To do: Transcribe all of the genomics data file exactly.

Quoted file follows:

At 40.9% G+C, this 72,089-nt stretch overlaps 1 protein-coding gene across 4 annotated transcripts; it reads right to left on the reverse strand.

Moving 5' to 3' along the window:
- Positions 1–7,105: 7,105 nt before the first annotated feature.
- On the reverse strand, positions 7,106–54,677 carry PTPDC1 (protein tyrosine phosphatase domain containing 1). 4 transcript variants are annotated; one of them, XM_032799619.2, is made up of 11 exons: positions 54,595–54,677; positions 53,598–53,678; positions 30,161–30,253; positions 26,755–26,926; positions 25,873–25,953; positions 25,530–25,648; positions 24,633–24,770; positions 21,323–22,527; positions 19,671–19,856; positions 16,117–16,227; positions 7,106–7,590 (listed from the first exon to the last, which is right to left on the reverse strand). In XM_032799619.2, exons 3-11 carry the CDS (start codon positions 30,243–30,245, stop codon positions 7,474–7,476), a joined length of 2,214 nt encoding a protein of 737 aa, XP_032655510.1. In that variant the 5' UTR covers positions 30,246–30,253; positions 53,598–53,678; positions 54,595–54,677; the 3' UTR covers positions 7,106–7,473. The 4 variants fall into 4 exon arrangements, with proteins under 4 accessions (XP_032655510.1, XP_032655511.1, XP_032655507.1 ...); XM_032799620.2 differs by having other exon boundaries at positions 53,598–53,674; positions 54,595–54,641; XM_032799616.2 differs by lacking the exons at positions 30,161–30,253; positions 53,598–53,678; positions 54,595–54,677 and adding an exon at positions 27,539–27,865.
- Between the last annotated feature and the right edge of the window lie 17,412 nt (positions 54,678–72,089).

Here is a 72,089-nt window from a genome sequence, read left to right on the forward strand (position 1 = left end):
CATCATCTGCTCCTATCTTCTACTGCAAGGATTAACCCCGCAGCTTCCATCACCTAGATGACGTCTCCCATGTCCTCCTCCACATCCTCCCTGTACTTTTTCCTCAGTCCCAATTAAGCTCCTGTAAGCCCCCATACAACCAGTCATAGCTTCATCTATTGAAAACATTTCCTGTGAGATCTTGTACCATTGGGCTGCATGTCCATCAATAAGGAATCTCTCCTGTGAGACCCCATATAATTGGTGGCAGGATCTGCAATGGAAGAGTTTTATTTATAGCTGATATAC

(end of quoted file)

At 40.9% G+C, this 72,089-nt stretch overlaps 1 protein-coding gene across 4 annotated transcripts; it reads right to left on the reverse strand.

Moving 5' to 3' along the window:
- Positions 1–7,105: 7,105 nt before the first annotated feature.
- On the reverse strand, positions 7,106–54,677 carry PTPDC1 (protein tyrosine phosphatase domain containing 1). 4 transcript variants are annotated; one of them, XM_032799619.2, is made up of 11 exons: positions 54,595–54,677; positions 53,598–53,678; positions 30,161–30,253; positions 26,755–26,926; positions 25,873–25,953; positions 25,530–25,648; positions 24,633–24,770; positions 21,323–22,527; positions 19,671–19,856; positions 16,117–16,227; positions 7,106–7,590 (listed from the first exon to the last, which is right to left on the reverse strand). In XM_032799619.2, exons 3-11 carry the CDS (start codon positions 30,243–30,245, stop codon positions 7,474–7,476), a joined length of 2,214 nt encoding a protein of 737 aa, XP_032655510.1. In that variant the 5' UTR covers positions 30,246–30,253; positions 53,598–53,678; positions 54,595–54,677; the 3' UTR covers positions 7,106–7,473. The 4 variants fall into 4 exon arrangements, with proteins under 4 accessions (XP_032655510.1, XP_032655511.1, XP_032655507.1 ...); XM_032799620.2 differs by having other exon boundaries at positions 53,598–53,674; positions 54,595–54,641; XM_032799616.2 differs by lacking the exons at positions 30,161–30,253; positions 53,598–53,678; positions 54,595–54,677 and adding an exon at positions 27,539–27,865.
- Between the last annotated feature and the right edge of the window lie 17,412 nt (positions 54,678–72,089).

Here is a 72,089-nt window from a genome sequence, read left to right on the forward strand (position 1 = left end):
CATCATCTGCTCCTATCTTCTACTGCAAGGATTAACCCCGCAGCTTCCATCACCTAGATGACGTCTCCCATGTCCTCCTCCACATCCTCCCTGTACTTTTTCCTCAGTCCCAATTAAGCTCCTGTAAGCCCCCATACAACCAGTCATAGCTTCATCTATTGAAAACATTTCCTGTGAGATCTTGTACCATTGGGCTGCATGTCCATCAATAAGGAATCTCTCCTGTGAGACCCCATATAATTGGTGGCAGGATCTGCAATGGAAGAGTTTTATTTATAGCTGATATAC